Senator McCain’s Science and Technology Policies

May 22nd, 2008

Posted by: admin

Check out the candidates’ science and technology related policies here.

In this post I want to assess Senator McCain’s science and technology related policies.

Arguably Senator McCain has placed the least emphasis of the three candidates on science and technology policies. To be fair, I don’t think any of the candidates have placed a great deal of emphasis on science and technology policies – at least in the same way that the constituent advocacy groups would like. For instance, all three senators have advanced cap-and-trade plans for carbon emissions (McCain’s plan is the only one that would issue the carbon credits for free). This is likely considered by most as an environmental policy rather than a science and technology policy (I think the notion that the two policy areas are often considered independent of each other is a problem for those interested in seeing science and technology policies gain more political cachet).

While I don’t think Senator McCain would ignore science and technology policy (or has – he did serve as Chair of the Senate Commerce Committee, which has jurisdiction over most of the science portfolio), hewing to the traditional Republican line would imply embracing policies that would either leave action to the private sector, or provide incentives for the private sector to invest or take other desired action. Whether or not this is an area of policy where McCain will be a traditional Republican or not is not clear given the lack of statements from the McCain campaign on the traditional areas of science policy. You can infer from the absence of those statements that he would, but the absence of evidence is not the evidence of absence. For instance, he is of a kind with the Democratic candidates in opposing the stem cell research ban. So it’s possible that he might be the least hands-off of the Republicans who ran for President this year, but more hands-off than the two Democratic contenders.

There have been recent events that suggest McCain could disappoint those concerned with science and technology policy.

This past March Senator McCain made a good impression of Senator William Proxmire (noted for awarding the “Golden Fleece” award to government projects he thought were a waste of time). He objected to a study of grizzly bear DNA in a campaign commercial. Such studies are typical low-hanging targets that sound like a big waste when they are usually small dollars – at least in terms of the whole budget. You can read about this incident in this Washington Post article.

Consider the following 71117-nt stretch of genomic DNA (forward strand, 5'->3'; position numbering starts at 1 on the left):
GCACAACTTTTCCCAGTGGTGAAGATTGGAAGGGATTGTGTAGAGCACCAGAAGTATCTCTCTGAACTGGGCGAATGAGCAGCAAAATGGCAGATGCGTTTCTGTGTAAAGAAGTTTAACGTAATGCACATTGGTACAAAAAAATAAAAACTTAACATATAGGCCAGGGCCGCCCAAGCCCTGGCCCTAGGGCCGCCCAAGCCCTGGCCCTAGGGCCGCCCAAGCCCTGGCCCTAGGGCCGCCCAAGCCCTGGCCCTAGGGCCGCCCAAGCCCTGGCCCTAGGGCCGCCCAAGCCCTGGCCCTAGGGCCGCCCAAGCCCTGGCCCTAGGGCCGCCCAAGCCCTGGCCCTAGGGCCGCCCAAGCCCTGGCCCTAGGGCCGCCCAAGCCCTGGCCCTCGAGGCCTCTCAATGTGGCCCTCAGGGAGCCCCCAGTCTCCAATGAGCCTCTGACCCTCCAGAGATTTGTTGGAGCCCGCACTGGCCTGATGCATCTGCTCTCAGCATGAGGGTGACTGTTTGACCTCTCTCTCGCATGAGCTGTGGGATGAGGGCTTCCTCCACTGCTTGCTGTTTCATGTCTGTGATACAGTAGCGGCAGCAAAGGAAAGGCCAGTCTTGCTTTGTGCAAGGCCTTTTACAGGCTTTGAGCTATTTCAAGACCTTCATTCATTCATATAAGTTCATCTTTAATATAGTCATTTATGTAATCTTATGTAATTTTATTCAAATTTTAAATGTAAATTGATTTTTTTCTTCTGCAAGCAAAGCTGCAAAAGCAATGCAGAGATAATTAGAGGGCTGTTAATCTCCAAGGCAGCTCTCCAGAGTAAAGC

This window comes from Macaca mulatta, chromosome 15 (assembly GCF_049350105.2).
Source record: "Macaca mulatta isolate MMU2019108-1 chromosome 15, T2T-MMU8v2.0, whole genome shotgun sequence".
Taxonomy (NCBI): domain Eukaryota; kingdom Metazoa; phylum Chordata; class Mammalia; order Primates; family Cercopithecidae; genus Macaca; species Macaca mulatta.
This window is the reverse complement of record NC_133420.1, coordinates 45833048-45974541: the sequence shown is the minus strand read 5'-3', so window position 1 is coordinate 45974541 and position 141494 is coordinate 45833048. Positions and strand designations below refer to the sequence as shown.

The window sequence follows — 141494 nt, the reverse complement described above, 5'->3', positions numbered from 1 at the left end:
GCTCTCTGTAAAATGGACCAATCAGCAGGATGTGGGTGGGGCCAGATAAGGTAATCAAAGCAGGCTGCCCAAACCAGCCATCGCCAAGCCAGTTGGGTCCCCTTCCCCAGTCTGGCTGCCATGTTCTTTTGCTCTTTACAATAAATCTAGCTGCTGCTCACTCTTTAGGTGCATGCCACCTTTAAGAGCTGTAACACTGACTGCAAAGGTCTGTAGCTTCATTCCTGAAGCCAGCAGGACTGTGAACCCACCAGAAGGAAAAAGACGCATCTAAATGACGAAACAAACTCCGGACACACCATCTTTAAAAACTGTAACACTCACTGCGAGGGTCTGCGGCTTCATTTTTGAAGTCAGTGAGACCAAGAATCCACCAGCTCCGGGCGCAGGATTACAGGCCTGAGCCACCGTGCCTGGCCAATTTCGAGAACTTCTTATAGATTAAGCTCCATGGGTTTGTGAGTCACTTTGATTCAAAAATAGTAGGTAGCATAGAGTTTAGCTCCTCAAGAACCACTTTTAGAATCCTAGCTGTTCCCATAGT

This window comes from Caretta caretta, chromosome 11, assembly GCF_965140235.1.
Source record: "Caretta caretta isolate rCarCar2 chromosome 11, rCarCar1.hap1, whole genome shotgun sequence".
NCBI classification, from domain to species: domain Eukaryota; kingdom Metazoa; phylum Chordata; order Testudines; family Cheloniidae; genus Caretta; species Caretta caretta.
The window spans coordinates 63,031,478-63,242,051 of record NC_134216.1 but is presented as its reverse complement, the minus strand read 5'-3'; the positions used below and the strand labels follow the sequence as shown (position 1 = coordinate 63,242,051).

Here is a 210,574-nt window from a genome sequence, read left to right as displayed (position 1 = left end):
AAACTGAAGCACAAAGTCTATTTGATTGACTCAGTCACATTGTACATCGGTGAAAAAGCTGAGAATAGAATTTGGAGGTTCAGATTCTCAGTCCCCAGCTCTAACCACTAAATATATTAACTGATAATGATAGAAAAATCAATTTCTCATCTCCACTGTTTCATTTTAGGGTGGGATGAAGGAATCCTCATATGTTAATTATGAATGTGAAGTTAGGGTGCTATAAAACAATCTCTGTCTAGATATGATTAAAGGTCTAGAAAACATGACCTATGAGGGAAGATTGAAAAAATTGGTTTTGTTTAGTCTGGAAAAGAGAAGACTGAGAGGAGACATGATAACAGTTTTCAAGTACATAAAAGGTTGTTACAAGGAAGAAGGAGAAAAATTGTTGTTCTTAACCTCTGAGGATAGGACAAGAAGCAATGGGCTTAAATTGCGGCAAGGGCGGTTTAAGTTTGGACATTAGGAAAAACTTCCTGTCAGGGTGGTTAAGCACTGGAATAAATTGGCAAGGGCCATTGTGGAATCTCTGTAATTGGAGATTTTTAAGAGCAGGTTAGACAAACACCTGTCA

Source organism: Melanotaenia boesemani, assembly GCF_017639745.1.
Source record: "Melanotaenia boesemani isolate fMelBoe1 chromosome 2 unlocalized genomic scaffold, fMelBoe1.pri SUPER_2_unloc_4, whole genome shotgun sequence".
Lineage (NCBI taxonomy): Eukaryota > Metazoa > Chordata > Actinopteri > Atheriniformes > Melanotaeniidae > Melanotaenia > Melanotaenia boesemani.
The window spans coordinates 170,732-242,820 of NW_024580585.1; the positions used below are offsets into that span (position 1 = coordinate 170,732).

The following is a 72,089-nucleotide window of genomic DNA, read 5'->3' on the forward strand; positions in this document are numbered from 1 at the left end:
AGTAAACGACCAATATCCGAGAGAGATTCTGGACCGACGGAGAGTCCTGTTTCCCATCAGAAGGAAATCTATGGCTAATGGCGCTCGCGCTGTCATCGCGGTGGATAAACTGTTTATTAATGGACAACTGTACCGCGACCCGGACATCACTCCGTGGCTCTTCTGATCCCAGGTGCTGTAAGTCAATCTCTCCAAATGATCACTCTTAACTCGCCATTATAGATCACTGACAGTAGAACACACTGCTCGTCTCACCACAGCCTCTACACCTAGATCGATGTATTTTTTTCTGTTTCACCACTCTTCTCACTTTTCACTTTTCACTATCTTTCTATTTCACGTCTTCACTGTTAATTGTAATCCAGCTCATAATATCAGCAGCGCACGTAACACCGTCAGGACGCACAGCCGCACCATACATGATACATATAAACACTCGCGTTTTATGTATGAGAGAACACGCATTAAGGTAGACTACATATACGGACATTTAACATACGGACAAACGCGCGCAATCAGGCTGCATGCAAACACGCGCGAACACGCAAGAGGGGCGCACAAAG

In January of this year, I read an article in the Washington Post noting the lack of attention given to technology in the campaign (which I am having trouble finding online). The author quoted McCain about technology, indicating it could be something he would assign to his vice-president. Do note that President Clinton did something similar during his administration, so perhaps Senator McCain’s vice-presidential choice could be as relevant to the science and technology policy communities as his choice for science adviser.

There are also concerns over McCain’s environmental plans, which have been criticized as not going as far as necessary. Given where I’m posting, I’ll leave it for others to plumb those problems.

In short, McCain’s science and technology policies are notable as much for what is not said by the campaign as much as what is said. It reflects a conventional Republican perspective, focusing more on technology than science, and more on market solutions than government support. While I suspect most advocates will find him wanting, I suspect that for most voters, there are other issues that will determine whether they support McCain or not. I think the same is true for the other candidates.

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